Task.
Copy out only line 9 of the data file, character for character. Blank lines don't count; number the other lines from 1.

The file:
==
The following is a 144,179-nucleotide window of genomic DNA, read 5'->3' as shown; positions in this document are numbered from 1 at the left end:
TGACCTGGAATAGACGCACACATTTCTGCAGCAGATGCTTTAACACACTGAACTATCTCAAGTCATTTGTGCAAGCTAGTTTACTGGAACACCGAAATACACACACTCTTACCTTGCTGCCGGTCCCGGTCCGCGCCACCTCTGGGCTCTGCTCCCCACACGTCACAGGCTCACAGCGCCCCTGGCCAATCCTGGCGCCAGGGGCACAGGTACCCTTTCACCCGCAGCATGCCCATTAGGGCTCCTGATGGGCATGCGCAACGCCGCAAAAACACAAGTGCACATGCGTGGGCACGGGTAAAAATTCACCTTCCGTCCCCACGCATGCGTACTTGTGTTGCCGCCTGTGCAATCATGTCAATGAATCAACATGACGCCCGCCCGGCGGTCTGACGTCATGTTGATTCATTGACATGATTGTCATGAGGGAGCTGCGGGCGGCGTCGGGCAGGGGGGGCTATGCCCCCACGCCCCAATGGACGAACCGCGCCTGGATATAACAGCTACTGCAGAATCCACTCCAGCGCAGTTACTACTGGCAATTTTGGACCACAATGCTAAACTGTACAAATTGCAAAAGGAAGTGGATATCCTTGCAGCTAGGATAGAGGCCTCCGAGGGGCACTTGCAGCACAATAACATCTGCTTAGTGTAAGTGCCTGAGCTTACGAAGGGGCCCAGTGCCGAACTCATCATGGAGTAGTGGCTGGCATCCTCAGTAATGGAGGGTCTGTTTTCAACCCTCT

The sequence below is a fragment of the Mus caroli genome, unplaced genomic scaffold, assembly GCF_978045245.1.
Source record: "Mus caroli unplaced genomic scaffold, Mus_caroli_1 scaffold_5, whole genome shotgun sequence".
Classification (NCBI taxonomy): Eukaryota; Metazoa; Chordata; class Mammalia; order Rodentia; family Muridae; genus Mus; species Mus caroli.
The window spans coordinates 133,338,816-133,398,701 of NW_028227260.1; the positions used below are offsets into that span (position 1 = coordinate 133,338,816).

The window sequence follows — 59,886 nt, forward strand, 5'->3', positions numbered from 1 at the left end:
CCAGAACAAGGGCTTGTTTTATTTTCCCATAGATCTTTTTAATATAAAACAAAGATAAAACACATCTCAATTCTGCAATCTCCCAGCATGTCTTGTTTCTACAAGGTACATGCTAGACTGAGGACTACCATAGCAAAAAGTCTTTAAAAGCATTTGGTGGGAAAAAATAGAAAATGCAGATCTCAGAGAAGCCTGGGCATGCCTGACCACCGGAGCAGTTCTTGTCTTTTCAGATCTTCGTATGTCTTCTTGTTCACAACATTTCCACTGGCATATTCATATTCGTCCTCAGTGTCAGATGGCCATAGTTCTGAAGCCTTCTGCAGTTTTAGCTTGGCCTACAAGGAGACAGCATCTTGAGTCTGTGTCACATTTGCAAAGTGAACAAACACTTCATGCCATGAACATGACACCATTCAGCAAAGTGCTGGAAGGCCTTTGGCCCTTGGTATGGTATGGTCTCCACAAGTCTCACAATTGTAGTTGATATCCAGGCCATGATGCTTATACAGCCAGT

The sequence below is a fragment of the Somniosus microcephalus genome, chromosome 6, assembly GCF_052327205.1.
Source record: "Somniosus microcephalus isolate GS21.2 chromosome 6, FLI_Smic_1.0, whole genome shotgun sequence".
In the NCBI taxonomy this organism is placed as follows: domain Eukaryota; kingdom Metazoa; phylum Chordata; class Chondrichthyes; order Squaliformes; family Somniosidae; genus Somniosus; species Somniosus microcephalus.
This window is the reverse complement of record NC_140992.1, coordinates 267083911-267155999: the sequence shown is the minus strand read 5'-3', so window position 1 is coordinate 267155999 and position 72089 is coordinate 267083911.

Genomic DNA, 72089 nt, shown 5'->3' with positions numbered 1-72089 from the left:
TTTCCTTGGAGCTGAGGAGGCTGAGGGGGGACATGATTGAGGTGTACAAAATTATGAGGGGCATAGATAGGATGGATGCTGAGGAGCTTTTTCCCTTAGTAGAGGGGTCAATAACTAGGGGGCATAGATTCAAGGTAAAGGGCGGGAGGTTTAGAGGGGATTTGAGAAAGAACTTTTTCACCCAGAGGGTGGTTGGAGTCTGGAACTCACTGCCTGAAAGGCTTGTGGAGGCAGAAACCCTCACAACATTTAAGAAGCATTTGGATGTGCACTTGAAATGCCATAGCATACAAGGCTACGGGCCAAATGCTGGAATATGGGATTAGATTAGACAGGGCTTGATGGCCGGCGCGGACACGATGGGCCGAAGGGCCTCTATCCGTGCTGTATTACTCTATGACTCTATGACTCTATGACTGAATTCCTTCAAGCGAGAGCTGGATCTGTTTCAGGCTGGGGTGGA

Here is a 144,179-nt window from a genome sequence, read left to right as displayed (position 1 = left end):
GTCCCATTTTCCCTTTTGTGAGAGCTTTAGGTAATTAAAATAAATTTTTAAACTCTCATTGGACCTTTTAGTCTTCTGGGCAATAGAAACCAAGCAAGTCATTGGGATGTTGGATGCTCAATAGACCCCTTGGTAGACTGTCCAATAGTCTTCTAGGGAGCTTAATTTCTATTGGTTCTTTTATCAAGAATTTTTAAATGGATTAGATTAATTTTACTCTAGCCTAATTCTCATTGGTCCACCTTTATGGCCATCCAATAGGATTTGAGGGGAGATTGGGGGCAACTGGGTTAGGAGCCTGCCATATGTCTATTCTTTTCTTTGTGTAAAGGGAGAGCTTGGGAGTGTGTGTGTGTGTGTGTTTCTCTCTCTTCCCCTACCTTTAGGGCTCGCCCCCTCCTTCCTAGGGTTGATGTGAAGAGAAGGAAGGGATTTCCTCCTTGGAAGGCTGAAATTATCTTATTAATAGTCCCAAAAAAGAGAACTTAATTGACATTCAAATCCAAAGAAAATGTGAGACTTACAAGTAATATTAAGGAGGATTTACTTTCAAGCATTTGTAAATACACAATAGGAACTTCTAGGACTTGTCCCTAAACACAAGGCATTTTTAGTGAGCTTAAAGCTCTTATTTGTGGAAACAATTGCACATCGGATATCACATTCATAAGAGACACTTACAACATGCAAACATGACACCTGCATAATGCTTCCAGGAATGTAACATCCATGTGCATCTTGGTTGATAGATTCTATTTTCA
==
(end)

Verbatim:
The sequence below is a fragment of the Somniosus microcephalus genome, chromosome 6, assembly GCF_052327205.1.